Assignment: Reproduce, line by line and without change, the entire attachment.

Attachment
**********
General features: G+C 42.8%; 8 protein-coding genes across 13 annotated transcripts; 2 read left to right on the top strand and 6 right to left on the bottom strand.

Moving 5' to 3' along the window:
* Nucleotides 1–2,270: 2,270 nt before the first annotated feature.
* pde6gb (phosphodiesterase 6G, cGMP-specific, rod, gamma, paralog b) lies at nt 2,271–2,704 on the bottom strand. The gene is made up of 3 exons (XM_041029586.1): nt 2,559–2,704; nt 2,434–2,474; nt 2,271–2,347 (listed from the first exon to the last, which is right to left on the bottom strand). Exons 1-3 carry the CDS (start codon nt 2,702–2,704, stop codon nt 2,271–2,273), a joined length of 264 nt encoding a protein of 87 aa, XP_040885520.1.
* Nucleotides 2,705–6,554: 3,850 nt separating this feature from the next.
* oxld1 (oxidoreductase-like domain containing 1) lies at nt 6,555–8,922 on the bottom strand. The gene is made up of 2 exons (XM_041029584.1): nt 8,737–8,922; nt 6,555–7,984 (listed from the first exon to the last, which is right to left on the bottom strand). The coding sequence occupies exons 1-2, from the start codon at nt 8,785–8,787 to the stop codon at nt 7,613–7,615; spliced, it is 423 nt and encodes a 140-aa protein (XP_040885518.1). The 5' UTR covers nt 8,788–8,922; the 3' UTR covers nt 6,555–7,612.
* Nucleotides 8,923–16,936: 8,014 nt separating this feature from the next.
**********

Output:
General features: G+C 42.8%; 8 protein-coding genes across 13 annotated transcripts; 2 read left to right on the top strand and 6 right to left on the bottom strand.

Moving 5' to 3' along the window:
* Nucleotides 1–2,270: 2,270 nt before the first annotated feature.
* pde6gb (phosphodiesterase 6G, cGMP-specific, rod, gamma, paralog b) lies at nt 2,271–2,704 on the bottom strand. The gene is made up of 3 exons (XM_041029586.1): nt 2,559–2,704; nt 2,434–2,474; nt 2,271–2,347 (listed from the first exon to the last, which is right to left on the bottom strand). Exons 1-3 carry the CDS (start codon nt 2,702–2,704, stop codon nt 2,271–2,273), a joined length of 264 nt encoding a protein of 87 aa, XP_040885520.1.
* Nucleotides 2,705–6,554: 3,850 nt separating this feature from the next.
* oxld1 (oxidoreductase-like domain containing 1) lies at nt 6,555–8,922 on the bottom strand. The gene is made up of 2 exons (XM_041029584.1): nt 8,737–8,922; nt 6,555–7,984 (listed from the first exon to the last, which is right to left on the bottom strand). The coding sequence occupies exons 1-2, from the start codon at nt 8,785–8,787 to the stop codon at nt 7,613–7,615; spliced, it is 423 nt and encodes a 140-aa protein (XP_040885518.1). The 5' UTR covers nt 8,788–8,922; the 3' UTR covers nt 6,555–7,612.
* Nucleotides 8,923–16,936: 8,014 nt separating this feature from the next.